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Djara cave is considered a natural


Djara cave is considered a natural
Djara cave

Djara cave is considered a natural
Djara cave

Djara cave is considered a natural
Djara cave



  • Djara cave is considered a natural masterpiece, and one of the most attractive areas in the oases, It’s located
  • just 240 Km southeast of Farafra in the mountainous region.

  • It’s age reaches up to 40 million years old, It’s one of the rarest caves in the world, it features a limestone sediments dangling from its ceiling up and down in the form of foliage and others on the shape of the artichoke fruit leaves not to mention “Ghanameh” on its ceiling which resemble meticulous draftsmanship on glass or metal, the cave entrance is on the ground level and it doesn’t seem to desert explorers that it is a cave, the entrance diameter reaches up to 18 inch and it’s depth is only 25 meters and the soft sand fills it’s entrance, Inside there is a large dome hanging from it, What it’s known as candlesticks, yarns or Christmas tree, On the floor of the cave inside there are engraved foot prints of foxes which live there mainly during the day and then come out of it at night searching for food in the desert. And although that Bedouins discovered the cave during the trading activities in the region in the ancient times when they used to spend their resting times there during their travels from the oases to the Nile valley and also during the Hajj season, the formal discovery to it was in 1874 and was registered on behalf of the German scientist “Jehardr Rolfes” during his journey that he recorded in his book “Three months in the Libyan desert” , he was on his way to reach “Kufra” the Libyan oasis when his guide led him to a place called Gera. After a century of time, The German scientist “Carlo Bergman” decided to rediscover the cave with the help of Bedouins in 1989, its first historical scan on scientific basis to the draftsmanship inside the cave was in 1990 by a group of specialists in this area of Cologne, Berlin and Cairo. Starting from 1990 to 2002 these draftsmanship and trappings have been studied intensively within an integrated science project. When you enter Djara cave you receive a plastic bag known as “the German bag” so that the visitors are able to register their names and data. Inside the cave there is also a book which contains the history of its discovery and pictures of its German discoverer as well as the names and members of German delegations that won’t end with the help of Bedouins. Djara cave shows the proof of the soft life and abundant water, which dominate the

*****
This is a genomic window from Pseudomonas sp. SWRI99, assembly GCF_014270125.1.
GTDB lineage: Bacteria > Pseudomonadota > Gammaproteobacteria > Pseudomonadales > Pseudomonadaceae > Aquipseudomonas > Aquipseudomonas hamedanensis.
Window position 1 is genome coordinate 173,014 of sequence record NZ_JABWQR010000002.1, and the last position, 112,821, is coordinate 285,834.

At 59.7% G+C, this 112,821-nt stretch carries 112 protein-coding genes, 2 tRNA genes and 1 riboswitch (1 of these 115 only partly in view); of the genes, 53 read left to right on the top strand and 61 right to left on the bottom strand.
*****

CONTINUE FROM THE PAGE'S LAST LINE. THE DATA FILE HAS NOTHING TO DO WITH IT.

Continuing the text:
Western desert in ancient times.
  • The cave has magical dimensions that grew up as a natural result of pure water and the climate of the dry desert over millions of years.

It is unlike any other cave in its formation and the shape of its wonderful sediments. These descending and ascending sedimentary forms look more like frozen waterfalls. They are the result to millions of cubic meters of underground water which leaked out through the desert sand over millions of years and created this underground cave and then deposited and condensed due to intensive heat. Wall sculptures in this cave however represent unusual activities of this area’s human such as hunting and playing insuring that these sculptures back to the age of wet Holocene.

In that time those who inhabited that area were hunters and also practiced the process of gathering and picking fruit, the sculptures also suggest that Djara area was once inhabited by people and was full of life and prosperity.

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